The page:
Table of Contents
ISRN Gastroenterology
Volume 2013 (2013), Article ID 205417, 5 pages
Clinical Study

Experience with Oesophageal Cancer: A Ten-Year Single Centre Study Reflecting Daily Practice

Department of Internal Medicine and Gastroenterology, Zaans Medical Centre, P.O. BOX 210, 1500 EE Zaandam, The Netherlands

Received 28 February 2013; Accepted 27 March 2013

Academic Editors: A. K. Rishi and A. Weimann

Copyright © 2013 R. J. L. F. Loffeld and P. E. P. Dekkers. This is an open access article distributed under the Creative Commons Attribution License, which permits unrestricted use, distribution, and reproduction in any medium, provided the original work is properly cited.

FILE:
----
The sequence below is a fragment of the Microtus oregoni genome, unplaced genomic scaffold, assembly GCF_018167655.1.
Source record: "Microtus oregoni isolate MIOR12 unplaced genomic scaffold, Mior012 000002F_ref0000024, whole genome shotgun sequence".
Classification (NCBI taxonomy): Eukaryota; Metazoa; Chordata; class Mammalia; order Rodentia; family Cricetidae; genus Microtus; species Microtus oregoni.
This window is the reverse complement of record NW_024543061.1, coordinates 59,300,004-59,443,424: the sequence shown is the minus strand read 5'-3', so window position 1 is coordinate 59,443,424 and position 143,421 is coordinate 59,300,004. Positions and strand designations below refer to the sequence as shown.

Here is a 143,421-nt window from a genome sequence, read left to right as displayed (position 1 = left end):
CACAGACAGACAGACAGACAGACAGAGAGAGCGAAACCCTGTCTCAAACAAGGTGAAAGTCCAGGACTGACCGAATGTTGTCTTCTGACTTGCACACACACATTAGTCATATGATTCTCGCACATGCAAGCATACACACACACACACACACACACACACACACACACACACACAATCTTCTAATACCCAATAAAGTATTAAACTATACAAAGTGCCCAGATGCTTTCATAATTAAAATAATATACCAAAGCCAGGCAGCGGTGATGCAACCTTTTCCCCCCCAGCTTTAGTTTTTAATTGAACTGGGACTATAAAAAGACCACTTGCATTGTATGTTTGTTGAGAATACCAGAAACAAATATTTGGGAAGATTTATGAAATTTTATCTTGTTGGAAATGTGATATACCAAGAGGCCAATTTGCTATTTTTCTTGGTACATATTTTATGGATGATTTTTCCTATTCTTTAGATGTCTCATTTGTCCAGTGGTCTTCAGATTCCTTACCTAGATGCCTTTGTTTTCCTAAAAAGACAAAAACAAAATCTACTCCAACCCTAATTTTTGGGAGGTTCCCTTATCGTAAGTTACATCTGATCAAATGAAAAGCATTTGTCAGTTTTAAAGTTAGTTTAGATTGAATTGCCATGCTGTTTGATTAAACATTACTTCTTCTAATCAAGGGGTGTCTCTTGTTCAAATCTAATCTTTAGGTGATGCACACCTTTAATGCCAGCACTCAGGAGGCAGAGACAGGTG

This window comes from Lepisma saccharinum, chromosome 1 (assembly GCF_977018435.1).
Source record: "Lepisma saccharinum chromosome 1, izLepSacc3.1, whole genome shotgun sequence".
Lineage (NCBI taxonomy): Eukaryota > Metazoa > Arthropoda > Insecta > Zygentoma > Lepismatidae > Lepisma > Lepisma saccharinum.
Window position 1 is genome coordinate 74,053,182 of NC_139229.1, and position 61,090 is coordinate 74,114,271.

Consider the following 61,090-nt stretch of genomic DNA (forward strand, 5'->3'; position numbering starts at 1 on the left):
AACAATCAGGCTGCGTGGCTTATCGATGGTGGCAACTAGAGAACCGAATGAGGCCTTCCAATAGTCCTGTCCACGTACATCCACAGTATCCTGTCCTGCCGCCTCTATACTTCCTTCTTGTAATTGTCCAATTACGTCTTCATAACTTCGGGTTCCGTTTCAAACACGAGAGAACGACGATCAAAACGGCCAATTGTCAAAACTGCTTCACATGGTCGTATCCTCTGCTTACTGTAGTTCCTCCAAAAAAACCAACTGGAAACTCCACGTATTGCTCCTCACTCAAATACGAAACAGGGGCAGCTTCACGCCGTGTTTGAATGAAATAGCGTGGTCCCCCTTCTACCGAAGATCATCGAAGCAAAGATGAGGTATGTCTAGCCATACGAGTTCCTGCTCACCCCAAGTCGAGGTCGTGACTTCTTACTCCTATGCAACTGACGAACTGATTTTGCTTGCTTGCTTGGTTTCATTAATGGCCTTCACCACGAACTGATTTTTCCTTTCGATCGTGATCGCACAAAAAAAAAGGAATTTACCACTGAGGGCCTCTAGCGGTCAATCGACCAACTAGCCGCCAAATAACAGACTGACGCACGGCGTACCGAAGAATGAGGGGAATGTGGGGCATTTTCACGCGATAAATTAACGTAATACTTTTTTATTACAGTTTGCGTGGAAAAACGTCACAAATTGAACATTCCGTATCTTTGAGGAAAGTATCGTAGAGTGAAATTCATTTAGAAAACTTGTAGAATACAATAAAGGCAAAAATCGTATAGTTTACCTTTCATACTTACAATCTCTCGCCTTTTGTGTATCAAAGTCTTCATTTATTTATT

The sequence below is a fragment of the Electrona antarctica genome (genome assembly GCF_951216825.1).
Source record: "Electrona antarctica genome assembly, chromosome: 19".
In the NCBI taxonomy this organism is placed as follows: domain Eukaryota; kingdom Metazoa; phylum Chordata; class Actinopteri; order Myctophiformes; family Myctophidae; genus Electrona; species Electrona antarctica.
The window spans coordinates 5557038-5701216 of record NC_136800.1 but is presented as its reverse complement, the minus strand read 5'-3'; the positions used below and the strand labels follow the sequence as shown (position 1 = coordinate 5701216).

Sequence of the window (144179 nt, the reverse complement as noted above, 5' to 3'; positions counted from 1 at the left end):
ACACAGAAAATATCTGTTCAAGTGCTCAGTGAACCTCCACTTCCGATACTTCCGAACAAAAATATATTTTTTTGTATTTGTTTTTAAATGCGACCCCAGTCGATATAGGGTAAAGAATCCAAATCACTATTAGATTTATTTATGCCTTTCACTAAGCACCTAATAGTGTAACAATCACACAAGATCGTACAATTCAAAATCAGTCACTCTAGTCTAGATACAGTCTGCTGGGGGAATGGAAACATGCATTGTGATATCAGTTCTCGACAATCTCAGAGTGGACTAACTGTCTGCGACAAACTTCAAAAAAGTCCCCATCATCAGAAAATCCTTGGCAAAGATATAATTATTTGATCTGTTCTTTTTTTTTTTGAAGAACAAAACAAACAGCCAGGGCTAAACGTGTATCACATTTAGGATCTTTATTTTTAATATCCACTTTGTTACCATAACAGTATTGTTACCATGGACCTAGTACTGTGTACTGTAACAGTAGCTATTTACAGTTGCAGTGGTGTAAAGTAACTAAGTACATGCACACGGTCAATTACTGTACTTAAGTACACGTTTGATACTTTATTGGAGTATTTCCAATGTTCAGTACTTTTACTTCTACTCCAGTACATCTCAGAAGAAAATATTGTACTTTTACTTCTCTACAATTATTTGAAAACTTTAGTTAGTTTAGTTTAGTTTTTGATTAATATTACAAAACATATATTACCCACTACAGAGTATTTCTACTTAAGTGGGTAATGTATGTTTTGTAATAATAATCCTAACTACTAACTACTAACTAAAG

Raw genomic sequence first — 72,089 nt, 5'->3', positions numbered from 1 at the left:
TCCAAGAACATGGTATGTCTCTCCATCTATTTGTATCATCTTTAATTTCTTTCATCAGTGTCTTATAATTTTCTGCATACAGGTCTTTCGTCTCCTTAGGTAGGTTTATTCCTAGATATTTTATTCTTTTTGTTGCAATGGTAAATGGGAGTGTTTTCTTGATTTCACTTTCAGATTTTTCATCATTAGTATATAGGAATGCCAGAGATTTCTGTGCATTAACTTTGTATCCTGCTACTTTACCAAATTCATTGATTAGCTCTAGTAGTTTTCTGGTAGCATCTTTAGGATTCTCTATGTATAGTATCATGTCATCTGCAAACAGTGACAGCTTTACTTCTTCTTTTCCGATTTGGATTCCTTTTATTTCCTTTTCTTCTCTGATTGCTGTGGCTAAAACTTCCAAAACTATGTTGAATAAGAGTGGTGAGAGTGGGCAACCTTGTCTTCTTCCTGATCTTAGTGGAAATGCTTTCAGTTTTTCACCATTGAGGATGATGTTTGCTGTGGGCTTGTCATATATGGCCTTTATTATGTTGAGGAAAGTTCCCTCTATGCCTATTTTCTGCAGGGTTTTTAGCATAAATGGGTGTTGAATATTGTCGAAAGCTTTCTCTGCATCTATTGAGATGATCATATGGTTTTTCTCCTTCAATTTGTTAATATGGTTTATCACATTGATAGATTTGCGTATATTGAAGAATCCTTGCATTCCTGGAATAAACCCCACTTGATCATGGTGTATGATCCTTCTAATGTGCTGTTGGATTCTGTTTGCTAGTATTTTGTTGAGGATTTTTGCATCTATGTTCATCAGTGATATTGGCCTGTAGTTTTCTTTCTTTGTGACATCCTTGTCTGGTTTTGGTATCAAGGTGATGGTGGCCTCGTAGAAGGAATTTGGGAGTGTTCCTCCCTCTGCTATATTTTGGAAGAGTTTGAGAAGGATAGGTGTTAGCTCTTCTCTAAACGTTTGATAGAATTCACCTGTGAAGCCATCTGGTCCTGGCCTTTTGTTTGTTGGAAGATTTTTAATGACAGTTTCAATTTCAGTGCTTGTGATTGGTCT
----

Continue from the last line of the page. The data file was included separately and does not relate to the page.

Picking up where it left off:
Introduction. Studied patients with oesophageal cancer do not represent normal daily presentation. Aim. A retrospective study was done in all consecutive patients in order to describe presentation, treatment, and survival. Patients. All patients in a ten-year period were included. Patients were grouped in three groups. Group 1: no metastases and potentially curable, dead, or alive at time of evaluation. Group 2: patients presenting with metastases and treated with palliative chemotherapy, and group 3: patients with or without metastases but untreatable because of low Karnofsky index or important comorbidity rendering treatment not feasible. Results. One hundred thirty one evaluable patients were included. There was no difference in histological type of the tumour. Patients in group 3 were significantly older. Survival was not different between groups 2 and 3. Survival in group 1 was significantly longer ( ) compared with groups 2 and 3. Patients in group 1 received treatment with chemoradiation and surgery. Patients in groups 2 and 3 were more often treated with palliative chemotherapy and endoscopic stenting. Conclusion. The overall survival of oesophageal cancer in normal daily life is poor. Supportive care seems to be the best treatment option in patients with metastases or low Karnofsky index. Palliative chemotherapy does not add to overall survival.